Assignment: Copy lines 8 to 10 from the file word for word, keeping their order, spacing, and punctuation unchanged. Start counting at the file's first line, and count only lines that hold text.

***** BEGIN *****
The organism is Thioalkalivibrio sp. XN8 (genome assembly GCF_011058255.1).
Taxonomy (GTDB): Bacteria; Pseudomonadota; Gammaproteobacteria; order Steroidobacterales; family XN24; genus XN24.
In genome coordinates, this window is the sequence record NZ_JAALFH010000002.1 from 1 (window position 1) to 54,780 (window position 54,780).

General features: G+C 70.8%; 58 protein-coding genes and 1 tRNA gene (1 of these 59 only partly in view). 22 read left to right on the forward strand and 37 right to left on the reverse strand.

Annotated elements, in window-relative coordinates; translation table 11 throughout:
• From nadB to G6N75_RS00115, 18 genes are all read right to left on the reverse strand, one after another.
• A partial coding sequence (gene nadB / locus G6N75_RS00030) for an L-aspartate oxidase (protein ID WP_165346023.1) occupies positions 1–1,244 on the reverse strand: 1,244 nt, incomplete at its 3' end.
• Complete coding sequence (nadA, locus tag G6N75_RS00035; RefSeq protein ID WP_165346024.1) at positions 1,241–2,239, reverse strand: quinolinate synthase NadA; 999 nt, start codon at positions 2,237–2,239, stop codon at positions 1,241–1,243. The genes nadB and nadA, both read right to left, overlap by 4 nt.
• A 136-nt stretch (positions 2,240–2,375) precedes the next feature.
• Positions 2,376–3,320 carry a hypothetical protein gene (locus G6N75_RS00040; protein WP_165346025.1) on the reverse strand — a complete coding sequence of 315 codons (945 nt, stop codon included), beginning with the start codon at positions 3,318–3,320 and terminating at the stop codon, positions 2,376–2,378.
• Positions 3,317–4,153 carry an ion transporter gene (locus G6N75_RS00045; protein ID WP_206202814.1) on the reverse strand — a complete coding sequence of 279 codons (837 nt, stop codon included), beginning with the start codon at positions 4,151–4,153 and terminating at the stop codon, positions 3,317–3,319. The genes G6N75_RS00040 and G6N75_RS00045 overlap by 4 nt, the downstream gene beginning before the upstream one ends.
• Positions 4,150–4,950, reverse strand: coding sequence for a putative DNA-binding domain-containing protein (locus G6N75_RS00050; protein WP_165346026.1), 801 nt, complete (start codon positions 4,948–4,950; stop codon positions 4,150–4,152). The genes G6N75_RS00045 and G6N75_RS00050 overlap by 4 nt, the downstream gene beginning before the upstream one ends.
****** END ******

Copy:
• Complete coding sequence (nadA, locus tag G6N75_RS00035; RefSeq protein ID WP_165346024.1) at positions 1,241–2,239, reverse strand: quinolinate synthase NadA; 999 nt, start codon at positions 2,237–2,239, stop codon at positions 1,241–1,243. The genes nadB and nadA, both read right to left, overlap by 4 nt.
• A 136-nt stretch (positions 2,240–2,375) precedes the next feature.
• Positions 2,376–3,320 carry a hypothetical protein gene (locus G6N75_RS00040; protein WP_165346025.1) on the reverse strand — a complete coding sequence of 315 codons (945 nt, stop codon included), beginning with the start codon at positions 3,318–3,320 and terminating at the stop codon, positions 2,376–2,378.